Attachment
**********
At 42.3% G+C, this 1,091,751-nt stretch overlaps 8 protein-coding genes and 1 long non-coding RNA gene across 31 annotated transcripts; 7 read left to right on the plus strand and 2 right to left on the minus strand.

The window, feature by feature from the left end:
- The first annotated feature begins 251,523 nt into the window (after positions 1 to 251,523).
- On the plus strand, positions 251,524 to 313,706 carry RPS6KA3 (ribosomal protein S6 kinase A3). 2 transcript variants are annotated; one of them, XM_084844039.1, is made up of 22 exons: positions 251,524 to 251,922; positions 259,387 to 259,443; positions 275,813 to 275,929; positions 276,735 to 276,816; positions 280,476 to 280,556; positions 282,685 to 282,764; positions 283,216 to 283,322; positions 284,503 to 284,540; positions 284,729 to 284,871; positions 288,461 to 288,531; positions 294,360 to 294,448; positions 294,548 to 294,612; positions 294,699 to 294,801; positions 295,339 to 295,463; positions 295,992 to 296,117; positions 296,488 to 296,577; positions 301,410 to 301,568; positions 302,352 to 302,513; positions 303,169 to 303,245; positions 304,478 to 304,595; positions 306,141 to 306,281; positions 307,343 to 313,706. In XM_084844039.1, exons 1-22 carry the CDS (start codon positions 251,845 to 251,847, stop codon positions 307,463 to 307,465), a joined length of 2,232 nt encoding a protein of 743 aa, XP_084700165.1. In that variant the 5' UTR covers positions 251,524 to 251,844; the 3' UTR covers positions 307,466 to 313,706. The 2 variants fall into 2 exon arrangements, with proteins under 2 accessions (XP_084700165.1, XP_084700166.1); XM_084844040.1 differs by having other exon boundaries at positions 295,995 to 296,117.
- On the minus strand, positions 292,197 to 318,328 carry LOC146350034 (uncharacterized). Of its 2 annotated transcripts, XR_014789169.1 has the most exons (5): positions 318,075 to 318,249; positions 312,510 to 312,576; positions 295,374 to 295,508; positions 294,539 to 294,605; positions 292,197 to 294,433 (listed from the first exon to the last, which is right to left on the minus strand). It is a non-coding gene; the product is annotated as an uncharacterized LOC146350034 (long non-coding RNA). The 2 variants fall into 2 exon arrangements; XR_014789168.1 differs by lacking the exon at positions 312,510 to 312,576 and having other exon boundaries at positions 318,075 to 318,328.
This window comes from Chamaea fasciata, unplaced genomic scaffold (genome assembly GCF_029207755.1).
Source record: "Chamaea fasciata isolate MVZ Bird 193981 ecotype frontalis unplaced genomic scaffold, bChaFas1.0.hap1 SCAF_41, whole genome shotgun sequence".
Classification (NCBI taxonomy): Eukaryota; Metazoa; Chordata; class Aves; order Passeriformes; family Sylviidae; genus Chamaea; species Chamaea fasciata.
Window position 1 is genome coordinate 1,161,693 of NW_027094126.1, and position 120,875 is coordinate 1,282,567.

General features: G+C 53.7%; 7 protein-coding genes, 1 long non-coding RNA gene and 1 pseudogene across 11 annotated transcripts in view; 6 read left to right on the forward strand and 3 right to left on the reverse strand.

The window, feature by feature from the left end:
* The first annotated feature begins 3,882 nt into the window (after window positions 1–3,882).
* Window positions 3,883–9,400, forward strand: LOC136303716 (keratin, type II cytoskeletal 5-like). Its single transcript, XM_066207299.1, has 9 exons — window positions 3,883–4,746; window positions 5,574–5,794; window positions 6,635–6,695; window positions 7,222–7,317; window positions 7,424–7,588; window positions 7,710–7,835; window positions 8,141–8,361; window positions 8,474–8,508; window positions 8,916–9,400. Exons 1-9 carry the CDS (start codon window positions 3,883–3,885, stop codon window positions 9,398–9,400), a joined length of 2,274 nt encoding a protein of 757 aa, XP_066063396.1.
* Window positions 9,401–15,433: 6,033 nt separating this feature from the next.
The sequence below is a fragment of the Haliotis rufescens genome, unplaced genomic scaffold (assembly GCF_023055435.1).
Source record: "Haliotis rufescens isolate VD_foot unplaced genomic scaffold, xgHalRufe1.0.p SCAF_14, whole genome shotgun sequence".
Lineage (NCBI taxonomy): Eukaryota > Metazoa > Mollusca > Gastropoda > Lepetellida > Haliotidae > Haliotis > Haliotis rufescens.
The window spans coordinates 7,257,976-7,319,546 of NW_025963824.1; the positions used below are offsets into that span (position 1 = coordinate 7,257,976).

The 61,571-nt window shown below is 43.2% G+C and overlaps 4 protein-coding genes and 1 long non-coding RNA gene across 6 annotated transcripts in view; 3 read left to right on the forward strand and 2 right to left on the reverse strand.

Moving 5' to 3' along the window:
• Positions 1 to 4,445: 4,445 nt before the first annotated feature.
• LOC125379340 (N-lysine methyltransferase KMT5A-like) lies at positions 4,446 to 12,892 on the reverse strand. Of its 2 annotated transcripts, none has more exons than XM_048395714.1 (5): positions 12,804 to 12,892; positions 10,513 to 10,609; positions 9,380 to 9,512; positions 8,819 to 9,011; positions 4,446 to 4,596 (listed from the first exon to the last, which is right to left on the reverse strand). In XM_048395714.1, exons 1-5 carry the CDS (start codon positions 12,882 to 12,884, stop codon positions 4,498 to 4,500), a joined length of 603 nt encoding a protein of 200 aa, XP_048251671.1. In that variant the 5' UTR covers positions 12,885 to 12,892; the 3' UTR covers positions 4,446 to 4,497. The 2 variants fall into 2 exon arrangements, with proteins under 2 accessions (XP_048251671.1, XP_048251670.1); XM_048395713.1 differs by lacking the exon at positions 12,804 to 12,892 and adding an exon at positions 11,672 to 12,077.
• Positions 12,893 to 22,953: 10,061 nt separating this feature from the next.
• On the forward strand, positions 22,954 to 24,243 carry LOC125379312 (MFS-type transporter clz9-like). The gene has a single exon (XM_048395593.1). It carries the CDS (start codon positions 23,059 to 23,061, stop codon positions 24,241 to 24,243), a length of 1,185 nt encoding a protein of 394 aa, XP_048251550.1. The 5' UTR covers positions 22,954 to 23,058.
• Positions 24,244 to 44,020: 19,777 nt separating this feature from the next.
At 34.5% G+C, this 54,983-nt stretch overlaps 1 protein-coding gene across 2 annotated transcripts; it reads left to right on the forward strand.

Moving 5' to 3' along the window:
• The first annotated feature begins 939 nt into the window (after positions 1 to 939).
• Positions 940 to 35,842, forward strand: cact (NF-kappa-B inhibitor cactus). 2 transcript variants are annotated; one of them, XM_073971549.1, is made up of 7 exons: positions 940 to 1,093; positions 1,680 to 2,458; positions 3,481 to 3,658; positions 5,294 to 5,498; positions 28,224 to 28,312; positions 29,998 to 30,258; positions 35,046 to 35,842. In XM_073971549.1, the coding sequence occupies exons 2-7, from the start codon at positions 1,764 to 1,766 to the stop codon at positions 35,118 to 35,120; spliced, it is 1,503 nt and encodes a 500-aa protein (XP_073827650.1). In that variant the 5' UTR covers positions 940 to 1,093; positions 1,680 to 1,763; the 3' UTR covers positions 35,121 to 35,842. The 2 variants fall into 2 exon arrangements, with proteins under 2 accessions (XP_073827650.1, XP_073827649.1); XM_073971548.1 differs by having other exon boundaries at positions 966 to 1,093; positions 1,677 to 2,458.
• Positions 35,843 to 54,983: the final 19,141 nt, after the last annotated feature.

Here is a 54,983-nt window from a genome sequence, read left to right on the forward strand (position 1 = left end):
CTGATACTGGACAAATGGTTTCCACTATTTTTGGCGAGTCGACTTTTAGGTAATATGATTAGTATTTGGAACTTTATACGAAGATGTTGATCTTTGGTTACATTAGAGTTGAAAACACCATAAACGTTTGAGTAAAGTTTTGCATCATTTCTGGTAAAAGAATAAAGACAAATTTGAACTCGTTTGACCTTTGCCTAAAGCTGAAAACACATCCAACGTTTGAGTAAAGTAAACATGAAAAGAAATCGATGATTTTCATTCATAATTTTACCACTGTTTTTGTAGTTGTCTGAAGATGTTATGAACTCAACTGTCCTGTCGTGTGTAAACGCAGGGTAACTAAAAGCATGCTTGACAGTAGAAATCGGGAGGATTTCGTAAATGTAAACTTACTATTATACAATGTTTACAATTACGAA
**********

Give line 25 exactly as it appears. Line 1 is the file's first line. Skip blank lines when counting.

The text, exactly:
• Positions 24,244 to 44,020: 19,777 nt separating this feature from the next.